grievance. (Id. ¶¶ 11 and 12.) Defendant states he was not aware of any other inmates in the unit
who were either on top lock or LOP status. (Id. ¶ 14.) Defendant states that, had he been aware of
any other inmate on LOP status, he would have taken the same action that he took with Plaintiff.
(Id. ¶ 16.)
Plaintiff did not file any response to the motion.
4. Report and Recommendation
In the context of a summary judgment motion for a retaliation claim, the causation element
is evaluated under the burden-shifting standard outlined in Mount Health Sch. Dist. Bd. of Ed. v.
Doyle, 429 U.S. 274 (1997). See Thomas v. Eby, 481 F.3d 434, 441-42 (6th Cir. 2007) and
Thaddeus-X v. Blatter, 175 F.3d 378, 399 (6th Cir. 1999). Under this standard, if the plaintiff can
establish that the protected conduct was a motivating factor in the defendant’s action, the burden
shifts to the defendant to show that the same action would have been taken in the absence of the
protected conduct. Thaddeus-X, 175 F.3d at 399-400. The magistrate judge addressed each of the
three misconduct charges as separate bases for retaliation. The magistrate judge concluded Plaintiff
failed to establish the causal connection element of his retaliation claim. With regard to the first
charge, interference with the administration of rules, the magistrate judge pointed out that, in the
complaint, Plaintiff concedes he was watching television and failed to comply with Defendant’s
order. (R&R 6.) The magistrate judge held that although Plaintiff was found not guilty of the
interference with administrative rules charge, the charge itself was not inappropriate because MDOC
policy provided that, while on LOP status, prisoners shall lose television privileges, unless the
hearing officer provided otherwise. (Id.) The magistrate judge found that Defendant adequately
explained why he did not order the other inmates to turn off their televisions. (Id. 7-8.) With regard
to the other two charges, the magistrate judge concluded that because Plaintiff was found guilty of
misconducts for insolence and disobeying a direct order, Plaintiff cannot maintain a retaliation claim
against Defendant, citing Jackson v. Madery, 158 F. App’x 656, 662 (6th Cir. 2005). (Id. 8.) The
magistrate judge reasoned that the evidence of guilt constituted sufficient evidence on the issue of
causation to warrant summary judgment for Defendant.
4. Plaintiff’s Objections
After being served with a report and recommendation (R&R) issued by a magistrate judge,
a party has fourteen days to file written objections to the proposed findings and recommendations.
28 U.S.C. § 636(b)(1); Fed. R. Civ. P. 72(b). A district court judge reviews de novo the portions
of the R&R to which objections have been filed. 28 U.S.C. § 636(b)(1); Fed. R. Civ. P. 72(b). Only
those objections that are specific are entitled to a de novo review under the statute. Mira v.
Marshall, 806 F.2d 636, 637 (6th Cir. 1986) (per curiam) (holding the district court need not provide
de novo review where the objections are frivolous, conclusive or too general because the burden is
on the parties to “pinpoint those portions of the magistrate’s report that the district court must
Plaintiff offers several arguments. First, Plaintiff asserts that Defendant had no reason to be
near Plaintiff’s cell on August 23 because Defendant was assigned as the yard officer that day.
Second, Plaintiff objects to the conclusion that Defendant was justified in writing the misconduct
ticket for watching television. Plaintiff explains that the rule on which the order was based was not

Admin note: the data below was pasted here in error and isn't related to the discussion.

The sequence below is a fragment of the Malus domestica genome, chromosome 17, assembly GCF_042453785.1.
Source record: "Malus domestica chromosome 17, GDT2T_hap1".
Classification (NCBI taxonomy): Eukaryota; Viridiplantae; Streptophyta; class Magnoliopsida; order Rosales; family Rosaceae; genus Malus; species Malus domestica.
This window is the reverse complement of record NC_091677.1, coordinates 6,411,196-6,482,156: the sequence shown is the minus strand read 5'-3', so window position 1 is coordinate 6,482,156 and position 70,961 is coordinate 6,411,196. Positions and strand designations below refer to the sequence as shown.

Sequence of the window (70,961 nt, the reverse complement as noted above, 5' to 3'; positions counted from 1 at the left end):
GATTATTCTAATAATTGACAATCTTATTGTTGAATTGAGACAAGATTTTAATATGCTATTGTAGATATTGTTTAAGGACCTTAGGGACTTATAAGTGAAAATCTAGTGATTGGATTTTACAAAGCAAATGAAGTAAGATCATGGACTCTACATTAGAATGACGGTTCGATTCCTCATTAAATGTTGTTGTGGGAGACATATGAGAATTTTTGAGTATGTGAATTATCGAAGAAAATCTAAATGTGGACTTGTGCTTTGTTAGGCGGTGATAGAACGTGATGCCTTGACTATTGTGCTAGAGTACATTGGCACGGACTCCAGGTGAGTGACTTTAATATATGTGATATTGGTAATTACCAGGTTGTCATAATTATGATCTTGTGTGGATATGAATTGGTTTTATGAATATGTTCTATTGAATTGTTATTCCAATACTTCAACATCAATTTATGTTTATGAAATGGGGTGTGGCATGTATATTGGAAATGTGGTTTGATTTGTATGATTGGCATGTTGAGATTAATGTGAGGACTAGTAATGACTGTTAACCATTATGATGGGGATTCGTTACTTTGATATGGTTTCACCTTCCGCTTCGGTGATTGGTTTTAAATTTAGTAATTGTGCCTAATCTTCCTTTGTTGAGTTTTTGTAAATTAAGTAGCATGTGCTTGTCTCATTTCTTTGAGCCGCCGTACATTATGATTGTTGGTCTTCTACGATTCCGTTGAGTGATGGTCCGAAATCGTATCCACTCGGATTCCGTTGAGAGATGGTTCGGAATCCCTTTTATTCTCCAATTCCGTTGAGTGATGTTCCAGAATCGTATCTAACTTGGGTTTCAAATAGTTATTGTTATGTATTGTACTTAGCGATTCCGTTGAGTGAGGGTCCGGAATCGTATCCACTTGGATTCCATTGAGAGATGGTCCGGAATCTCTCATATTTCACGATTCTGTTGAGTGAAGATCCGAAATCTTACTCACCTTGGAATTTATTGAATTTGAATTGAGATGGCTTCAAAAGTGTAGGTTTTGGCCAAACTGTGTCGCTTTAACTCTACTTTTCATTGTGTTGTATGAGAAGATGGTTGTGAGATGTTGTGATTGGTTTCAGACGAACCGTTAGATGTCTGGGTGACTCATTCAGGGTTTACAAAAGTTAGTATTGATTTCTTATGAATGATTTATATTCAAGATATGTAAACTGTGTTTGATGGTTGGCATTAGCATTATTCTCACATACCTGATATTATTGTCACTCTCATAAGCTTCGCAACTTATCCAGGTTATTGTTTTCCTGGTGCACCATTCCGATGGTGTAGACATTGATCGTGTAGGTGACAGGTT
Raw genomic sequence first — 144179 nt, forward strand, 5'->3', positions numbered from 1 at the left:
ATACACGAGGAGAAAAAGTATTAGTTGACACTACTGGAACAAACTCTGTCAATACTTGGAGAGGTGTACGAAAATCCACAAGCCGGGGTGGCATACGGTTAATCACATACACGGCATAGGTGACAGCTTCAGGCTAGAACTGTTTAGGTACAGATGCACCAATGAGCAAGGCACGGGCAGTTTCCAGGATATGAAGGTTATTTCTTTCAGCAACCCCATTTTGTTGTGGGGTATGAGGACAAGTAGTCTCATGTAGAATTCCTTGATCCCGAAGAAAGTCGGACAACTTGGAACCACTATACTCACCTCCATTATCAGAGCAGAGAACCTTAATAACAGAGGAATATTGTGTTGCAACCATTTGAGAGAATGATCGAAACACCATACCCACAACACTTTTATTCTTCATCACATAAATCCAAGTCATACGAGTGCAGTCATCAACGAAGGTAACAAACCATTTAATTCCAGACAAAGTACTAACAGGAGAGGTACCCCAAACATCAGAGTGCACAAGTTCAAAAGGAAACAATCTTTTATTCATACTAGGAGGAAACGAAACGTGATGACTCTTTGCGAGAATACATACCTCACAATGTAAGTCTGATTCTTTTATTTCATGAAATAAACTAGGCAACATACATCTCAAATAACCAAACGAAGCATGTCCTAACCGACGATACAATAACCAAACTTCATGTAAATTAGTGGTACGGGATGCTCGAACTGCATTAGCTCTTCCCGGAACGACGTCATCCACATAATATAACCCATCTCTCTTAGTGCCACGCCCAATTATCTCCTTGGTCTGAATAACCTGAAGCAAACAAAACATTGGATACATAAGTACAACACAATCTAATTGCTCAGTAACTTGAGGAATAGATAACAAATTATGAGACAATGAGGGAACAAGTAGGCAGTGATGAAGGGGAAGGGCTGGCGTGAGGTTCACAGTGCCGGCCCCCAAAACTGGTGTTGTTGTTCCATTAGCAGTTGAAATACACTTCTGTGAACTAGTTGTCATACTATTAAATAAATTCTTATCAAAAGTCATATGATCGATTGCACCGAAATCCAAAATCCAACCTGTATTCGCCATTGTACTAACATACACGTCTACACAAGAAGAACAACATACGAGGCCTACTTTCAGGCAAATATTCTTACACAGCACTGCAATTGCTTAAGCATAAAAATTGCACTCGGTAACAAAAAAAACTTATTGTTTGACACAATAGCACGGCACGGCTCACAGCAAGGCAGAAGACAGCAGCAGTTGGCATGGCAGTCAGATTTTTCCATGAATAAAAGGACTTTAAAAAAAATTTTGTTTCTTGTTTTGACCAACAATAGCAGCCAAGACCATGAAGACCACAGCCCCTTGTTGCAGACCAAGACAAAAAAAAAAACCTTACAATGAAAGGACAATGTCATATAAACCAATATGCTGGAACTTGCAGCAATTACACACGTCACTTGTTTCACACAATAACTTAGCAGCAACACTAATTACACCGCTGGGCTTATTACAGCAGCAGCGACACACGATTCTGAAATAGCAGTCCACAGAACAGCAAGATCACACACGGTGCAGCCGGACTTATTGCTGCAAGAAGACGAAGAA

enforced, which is why the charge was dismissed. Third, Plaintiff argues the fact that other inmates
who were on LOP status and were allowed to watch television reinforces the conclusion that the rule
was not enforced. Plaintiff reasons that because the rule was typically not enforced, he has put forth
sufficient evidence to undermine the conclusion that the first charge was not based on retaliation.
Plaintiff’s objection is GRANTED. Taking the evidence in the record in the light most
favorable to Plaintiff, there exists a genuine issue of material fact whether the first charge in the
misconduct ticket was issued for the purpose of retaliation. Although Defendant has established that
he had the authority to be in Plaintiff’s housing unit on August 23, Defendant had not established
that his duties required him to be in the Housing Unit on August 23. Furthermore, the record shows
that the administrative rule on which Defendant’s order was based was not enforced at the facility.
Defendant has not explained why he opted to enforce the rule against Plaintiff, when the rule was
generally not enforced against any similarly situated prisoner. The evidence in the record allows
for the inference that Defendant sought to enforce the loss of privileges rule against Plaintiff in
retaliation for Plaintiff filing a grievance against him. It follows that had Defendant not issued the
order for Plaintiff to turn off his television, Plaintiff would not then have defied the order or become
insolent. This conclusion is consistent with the manner in which the Sixth Circuit handled Plaintiff’s
argument in the alternative in the order of remand. Plaintiff could be guilty of refusing to obey an
order, but still maintain a suit for retaliation and seek damages. See Taylor, 418 F. App’x at 413.
Such conclusion undermines the holding in Jackson v. Madery, upon which the magistrate judge
For these reasons, the Report and Recommendation is REJECTED and Defendant’s motion
for summary judgment is DENIED.
For the reasons provided in the accompanying opinion, IT IS HEREBY ORDERED that
Plaintiff’s appeal (ECF No. 33) of the magistrate judge’s order (ECF No. 32) denying
Plaintiff’s application for entry of default is DENIED.
Plaintiff’s objection (ECF No. 33) to the report and recommendation (ECF No. 31) is
GRANTED. The report and recommendation is REJECTED. Defendant Lantagne’s
motion for summary judgment (ECF No. 26) is DENIED.
January 27, 2012
/s/ Paul L. Maloney
Paul L. Maloney
Chief United States District Judge